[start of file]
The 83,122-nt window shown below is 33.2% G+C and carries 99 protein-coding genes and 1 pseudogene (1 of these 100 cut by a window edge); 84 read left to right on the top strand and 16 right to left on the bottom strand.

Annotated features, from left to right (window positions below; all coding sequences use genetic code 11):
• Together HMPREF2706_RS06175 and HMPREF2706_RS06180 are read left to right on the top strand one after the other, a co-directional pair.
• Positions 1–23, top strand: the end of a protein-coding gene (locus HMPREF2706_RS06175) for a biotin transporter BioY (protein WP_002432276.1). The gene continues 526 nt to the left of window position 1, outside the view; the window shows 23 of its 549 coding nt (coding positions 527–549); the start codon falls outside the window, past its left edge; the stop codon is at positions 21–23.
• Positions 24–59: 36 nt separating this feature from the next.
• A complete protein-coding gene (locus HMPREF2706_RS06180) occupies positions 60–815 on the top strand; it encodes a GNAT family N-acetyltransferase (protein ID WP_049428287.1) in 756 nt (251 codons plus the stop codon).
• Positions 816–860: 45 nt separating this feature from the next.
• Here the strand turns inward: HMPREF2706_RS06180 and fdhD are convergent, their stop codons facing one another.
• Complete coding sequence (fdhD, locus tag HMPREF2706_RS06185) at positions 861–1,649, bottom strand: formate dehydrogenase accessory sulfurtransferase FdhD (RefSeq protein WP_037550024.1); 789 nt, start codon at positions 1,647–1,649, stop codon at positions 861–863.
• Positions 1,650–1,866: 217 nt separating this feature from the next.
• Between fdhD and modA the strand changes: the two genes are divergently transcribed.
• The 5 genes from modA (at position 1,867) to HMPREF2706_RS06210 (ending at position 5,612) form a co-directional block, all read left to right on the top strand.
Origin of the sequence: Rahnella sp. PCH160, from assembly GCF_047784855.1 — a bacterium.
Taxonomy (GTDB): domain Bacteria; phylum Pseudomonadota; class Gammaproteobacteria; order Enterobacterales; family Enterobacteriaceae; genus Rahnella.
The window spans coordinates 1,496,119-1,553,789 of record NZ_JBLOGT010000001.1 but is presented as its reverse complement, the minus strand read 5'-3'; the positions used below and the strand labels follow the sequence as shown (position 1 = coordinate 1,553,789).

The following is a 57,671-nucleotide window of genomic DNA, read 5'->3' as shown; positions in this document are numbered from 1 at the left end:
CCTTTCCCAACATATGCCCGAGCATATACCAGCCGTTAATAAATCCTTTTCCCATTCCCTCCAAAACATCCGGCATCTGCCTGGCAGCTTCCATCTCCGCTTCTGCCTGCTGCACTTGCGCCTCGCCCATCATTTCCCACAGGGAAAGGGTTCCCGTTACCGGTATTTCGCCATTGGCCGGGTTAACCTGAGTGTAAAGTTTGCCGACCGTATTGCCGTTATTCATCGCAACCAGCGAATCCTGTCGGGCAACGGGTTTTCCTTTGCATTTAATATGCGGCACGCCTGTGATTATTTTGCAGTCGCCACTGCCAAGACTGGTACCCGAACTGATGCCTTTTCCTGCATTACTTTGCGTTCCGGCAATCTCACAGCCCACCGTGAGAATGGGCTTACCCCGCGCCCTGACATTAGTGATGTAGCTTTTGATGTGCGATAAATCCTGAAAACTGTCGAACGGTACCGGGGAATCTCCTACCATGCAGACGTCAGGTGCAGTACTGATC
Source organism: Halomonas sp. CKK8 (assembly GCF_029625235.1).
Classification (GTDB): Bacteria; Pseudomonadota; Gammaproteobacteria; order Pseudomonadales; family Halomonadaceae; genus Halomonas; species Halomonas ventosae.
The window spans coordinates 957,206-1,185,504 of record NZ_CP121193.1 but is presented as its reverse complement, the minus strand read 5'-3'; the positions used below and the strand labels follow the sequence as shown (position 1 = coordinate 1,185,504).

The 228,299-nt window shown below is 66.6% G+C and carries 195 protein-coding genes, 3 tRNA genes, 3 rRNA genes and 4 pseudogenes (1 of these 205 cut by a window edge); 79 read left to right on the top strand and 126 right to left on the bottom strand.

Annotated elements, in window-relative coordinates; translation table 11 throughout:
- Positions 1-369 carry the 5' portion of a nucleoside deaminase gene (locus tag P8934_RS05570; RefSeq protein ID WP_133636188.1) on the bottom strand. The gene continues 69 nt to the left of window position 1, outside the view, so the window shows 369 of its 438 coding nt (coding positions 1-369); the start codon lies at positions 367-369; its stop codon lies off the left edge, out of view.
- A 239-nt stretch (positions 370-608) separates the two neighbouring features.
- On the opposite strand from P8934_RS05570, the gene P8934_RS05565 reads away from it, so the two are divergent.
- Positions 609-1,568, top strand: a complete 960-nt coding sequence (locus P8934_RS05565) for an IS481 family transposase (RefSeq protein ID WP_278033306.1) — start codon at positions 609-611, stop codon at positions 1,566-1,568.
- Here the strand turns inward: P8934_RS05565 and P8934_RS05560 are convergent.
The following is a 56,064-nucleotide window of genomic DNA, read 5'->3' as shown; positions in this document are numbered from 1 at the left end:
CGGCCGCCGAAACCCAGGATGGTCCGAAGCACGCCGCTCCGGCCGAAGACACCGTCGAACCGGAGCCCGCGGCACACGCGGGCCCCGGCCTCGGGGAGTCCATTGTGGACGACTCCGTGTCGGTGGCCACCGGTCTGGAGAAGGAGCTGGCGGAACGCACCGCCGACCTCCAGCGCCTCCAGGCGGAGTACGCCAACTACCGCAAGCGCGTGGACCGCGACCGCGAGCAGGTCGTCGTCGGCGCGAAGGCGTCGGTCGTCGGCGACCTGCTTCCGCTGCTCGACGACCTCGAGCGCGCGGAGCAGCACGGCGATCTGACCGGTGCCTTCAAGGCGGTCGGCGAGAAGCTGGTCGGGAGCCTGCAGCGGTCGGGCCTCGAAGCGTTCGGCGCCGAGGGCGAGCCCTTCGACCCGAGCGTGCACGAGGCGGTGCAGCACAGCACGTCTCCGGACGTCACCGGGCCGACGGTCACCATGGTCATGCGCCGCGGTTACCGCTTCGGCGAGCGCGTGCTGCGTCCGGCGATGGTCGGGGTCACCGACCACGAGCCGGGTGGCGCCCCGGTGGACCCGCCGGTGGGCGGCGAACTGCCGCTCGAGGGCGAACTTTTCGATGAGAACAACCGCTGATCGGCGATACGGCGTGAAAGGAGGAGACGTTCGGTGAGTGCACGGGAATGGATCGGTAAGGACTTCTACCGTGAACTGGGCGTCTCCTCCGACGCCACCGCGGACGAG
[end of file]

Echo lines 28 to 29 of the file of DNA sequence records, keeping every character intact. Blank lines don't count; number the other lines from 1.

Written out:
The following is a 56,064-nucleotide window of genomic DNA, read 5'->3' as shown; positions in this document are numbered from 1 at the left end:
CGGCCGCCGAAACCCAGGATGGTCCGAAGCACGCCGCTCCGGCCGAAGACACCGTCGAACCGGAGCCCGCGGCACACGCGGGCCCCGGCCTCGGGGAGTCCATTGTGGACGACTCCGTGTCGGTGGCCACCGGTCTGGAGAAGGAGCTGGCGGAACGCACCGCCGACCTCCAGCGCCTCCAGGCGGAGTACGCCAACTACCGCAAGCGCGTGGACCGCGACCGCGAGCAGGTCGTCGTCGGCGCGAAGGCGTCGGTCGTCGGCGACCTGCTTCCGCTGCTCGACGACCTCGAGCGCGCGGAGCAGCACGGCGATCTGACCGGTGCCTTCAAGGCGGTCGGCGAGAAGCTGGTCGGGAGCCTGCAGCGGTCGGGCCTCGAAGCGTTCGGCGCCGAGGGCGAGCCCTTCGACCCGAGCGTGCACGAGGCGGTGCAGCACAGCACGTCTCCGGACGTCACCGGGCCGACGGTCACCATGGTCATGCGCCGCGGTTACCGCTTCGGCGAGCGCGTGCTGCGTCCGGCGATGGTCGGGGTCACCGACCACGAGCCGGGTGGCGCCCCGGTGGACCCGCCGGTGGGCGGCGAACTGCCGCTCGAGGGCGAACTTTTCGATGAGAACAACCGCTGATCGGCGATACGGCGTGAAAGGAGGAGACGTTCGGTGAGTGCACGGGAATGGATCGGTAAGGACTTCTACCGTGAACTGGGCGTCTCCTCCGACGCCACCGCGGACGAG